Skip navigation |
Ancient Tree Hunt [Accessibility Options]
[Sign In] [Sign Up]
Ancient Tree ForumThe Tree Register

Hunting returns to medieval Neroche Forest

Ancient Tree Hunt's Jill Butler joins recorders and ancient tree experts in the Forest of Neroche for a day's tree hunting in Piddle Wood.

Although the Forest of Neroche* near Taunton is not recorded in the Domesday Book it is thought to have been a royal forest before the Norman conquest, being closely associated with Ina, King of Wessex, who had a royal palace at South Petherton. Forests were then areas of common land which were subject to Forest Law where the King held exclusive privileges including the rights of hunting the deer (venery) and the rights over all the timber and other forest produce (vert). Unlike the medieval Kings who hunted the wild animals, a gathering took place recently to hunt the ‘vert’, specifically the wild ancient trees scattered through Piddle Wood.

Recording at Neroche forest
Recording an ancient tree on Staple Lawns with Castle Neroche hill in the distance.

Ancient (pollarded) oaks in Piddle Wood and the neighbouring fields around Staple Lawns indicate the former areas of wood pasture which lay adjacent to the deer park.

The group who met reads a bit like the roll call of some of the leading lights of ancient tree activity. The system of recording the wood was presented by Gavin Saunders, The Neroche Project Manager supported by Jonathan Spencer, Head of Policy at the Forestry Commission because Piddle Wood is leased by them.

Recording at Neroche
Gavin and Jonathan addressing the tree hunters. Photo: Edward Parker

Also present however were Eddie Parker – internationally famous photographer of ancient trees. His work includes THE HERITAGE TREES OF BRITAIN AND NORTHERN IRELAND.

Neroche forest
Eddie Parker with Gavin Saunders

And with a gathering like that, Ted Green is unlikely to be far away from the action.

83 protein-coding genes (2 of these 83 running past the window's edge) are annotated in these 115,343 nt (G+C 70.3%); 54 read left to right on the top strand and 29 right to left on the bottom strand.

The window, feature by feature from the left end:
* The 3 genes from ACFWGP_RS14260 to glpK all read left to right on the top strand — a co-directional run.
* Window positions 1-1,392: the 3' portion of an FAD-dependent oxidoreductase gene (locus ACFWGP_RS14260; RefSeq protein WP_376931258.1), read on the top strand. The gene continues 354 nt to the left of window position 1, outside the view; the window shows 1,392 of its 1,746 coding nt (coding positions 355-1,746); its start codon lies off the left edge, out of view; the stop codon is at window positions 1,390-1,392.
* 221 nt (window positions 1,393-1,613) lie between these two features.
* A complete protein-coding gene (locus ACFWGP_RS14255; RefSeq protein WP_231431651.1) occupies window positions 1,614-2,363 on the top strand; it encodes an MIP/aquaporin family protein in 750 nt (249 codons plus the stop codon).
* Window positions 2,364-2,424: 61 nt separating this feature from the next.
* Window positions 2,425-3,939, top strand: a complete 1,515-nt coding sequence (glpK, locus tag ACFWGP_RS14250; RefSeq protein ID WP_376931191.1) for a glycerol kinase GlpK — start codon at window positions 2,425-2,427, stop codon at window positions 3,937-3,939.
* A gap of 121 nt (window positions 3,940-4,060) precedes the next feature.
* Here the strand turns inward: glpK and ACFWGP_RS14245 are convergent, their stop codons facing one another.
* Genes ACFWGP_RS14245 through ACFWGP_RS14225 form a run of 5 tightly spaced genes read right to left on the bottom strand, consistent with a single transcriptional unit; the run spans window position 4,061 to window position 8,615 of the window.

Ted Green and recorders at Neroche
Ted Green addressing the tree hunters

With the plan of action sorted, the group scattered to start collecting tree record data. Trees recorded consisted mainly of pedunculate oak with a few ash.

Old pollard at Neroche
Just one of the many tens of ancient and veteran trees to be recorded in this area. This one is an ancient pollard and although sadly one half is now dead, it is still functioning as super habitat for decaying wood specialists and cavity users.

Added intrigue to the event was provided by Gordon Field who is a tree diviner. Gordon uses his affinity with the natural world via his very strong dowsing skills, concentrating on exploring their natural energies and their well-being. He encourages visitors to visit trees, increasing both the natural energies of the tree and the participants. It was fascinating to watch Gordon use the divining rod to ask the trees questions about their age and what they liked or disliked about their environment. He has even used this skill in tree pruning – asking the tree where to cut.

Divining at Neroche
Gordon divining the tree’s reaction to the ivy growing on it.

At the end of the day the Neroche Conservation Volunteers and visitors had recorded tens of trees and discussed haloing round some of them to prevent them suffocating from competition. Something Gordon supported through his chats with the trees.

*The Neroche landscape partnership scheme aims to protect and celebrate the heritage of the northern Blackdown Hills, for quiet enjoyment, education and training in countryside skills, using the public forest estate as a base. The project is currently developing new initiatives in the Forest and working with new partners in the wider AONB. Read more about Neroche at http://www.nerochescheme.org

The Ancient Tree Hunt is a living database of ancient and special trees. It was launched in 2004 as a joint venture with the Tree Register of the British Isles and the Ancient Tree Forum, and led by The Woodland Trust.

- Data is used to support biodiversity planning
- The database helps tree protection initiatives
- We support programmes of seed collection from ancient trees.
- More than 110,000 hand-picked trees have so far been recorded in the UK.

View the ATH dynamic maps

Record trees on the ATH database